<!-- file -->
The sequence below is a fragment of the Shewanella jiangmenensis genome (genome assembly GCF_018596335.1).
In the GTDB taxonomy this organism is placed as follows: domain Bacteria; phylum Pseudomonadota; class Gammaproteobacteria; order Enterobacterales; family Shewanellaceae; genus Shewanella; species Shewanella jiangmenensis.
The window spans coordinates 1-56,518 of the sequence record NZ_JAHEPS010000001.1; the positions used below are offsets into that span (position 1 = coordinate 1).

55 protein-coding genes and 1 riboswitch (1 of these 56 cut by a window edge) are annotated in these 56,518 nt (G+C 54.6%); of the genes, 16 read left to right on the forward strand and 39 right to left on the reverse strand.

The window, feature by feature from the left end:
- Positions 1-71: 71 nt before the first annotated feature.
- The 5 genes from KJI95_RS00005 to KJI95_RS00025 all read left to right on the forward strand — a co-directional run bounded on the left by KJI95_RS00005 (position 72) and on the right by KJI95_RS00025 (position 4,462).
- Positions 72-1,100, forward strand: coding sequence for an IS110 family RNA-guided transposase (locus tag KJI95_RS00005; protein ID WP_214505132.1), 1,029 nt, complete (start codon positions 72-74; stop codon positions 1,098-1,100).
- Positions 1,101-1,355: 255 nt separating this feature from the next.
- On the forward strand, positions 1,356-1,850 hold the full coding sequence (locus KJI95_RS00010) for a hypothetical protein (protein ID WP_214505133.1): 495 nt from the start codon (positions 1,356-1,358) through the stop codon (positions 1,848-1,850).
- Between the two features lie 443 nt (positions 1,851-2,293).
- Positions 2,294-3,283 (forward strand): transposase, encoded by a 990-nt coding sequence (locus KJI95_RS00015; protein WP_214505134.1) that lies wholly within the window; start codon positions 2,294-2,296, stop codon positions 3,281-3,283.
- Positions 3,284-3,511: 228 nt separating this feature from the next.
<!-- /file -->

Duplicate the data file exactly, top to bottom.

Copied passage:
The sequence below is a fragment of the Shewanella jiangmenensis genome (genome assembly GCF_018596335.1).
In the GTDB taxonomy this organism is placed as follows: domain Bacteria; phylum Pseudomonadota; class Gammaproteobacteria; order Enterobacterales; family Shewanellaceae; genus Shewanella; species Shewanella jiangmenensis.
The window spans coordinates 1-56,518 of the sequence record NZ_JAHEPS010000001.1; the positions used below are offsets into that span (position 1 = coordinate 1).

55 protein-coding genes and 1 riboswitch (1 of these 56 cut by a window edge) are annotated in these 56,518 nt (G+C 54.6%); of the genes, 16 read left to right on the forward strand and 39 right to left on the reverse strand.

The window, feature by feature from the left end:
- Positions 1-71: 71 nt before the first annotated feature.
- The 5 genes from KJI95_RS00005 to KJI95_RS00025 all read left to right on the forward strand — a co-directional run bounded on the left by KJI95_RS00005 (position 72) and on the right by KJI95_RS00025 (position 4,462).
- Positions 72-1,100, forward strand: coding sequence for an IS110 family RNA-guided transposase (locus tag KJI95_RS00005; protein ID WP_214505132.1), 1,029 nt, complete (start codon positions 72-74; stop codon positions 1,098-1,100).
- Positions 1,101-1,355: 255 nt separating this feature from the next.
- On the forward strand, positions 1,356-1,850 hold the full coding sequence (locus KJI95_RS00010) for a hypothetical protein (protein ID WP_214505133.1): 495 nt from the start codon (positions 1,356-1,358) through the stop codon (positions 1,848-1,850).
- Between the two features lie 443 nt (positions 1,851-2,293).
- Positions 2,294-3,283 (forward strand): transposase, encoded by a 990-nt coding sequence (locus KJI95_RS00015; protein WP_214505134.1) that lies wholly within the window; start codon positions 2,294-2,296, stop codon positions 3,281-3,283.
- Positions 3,284-3,511: 228 nt separating this feature from the next.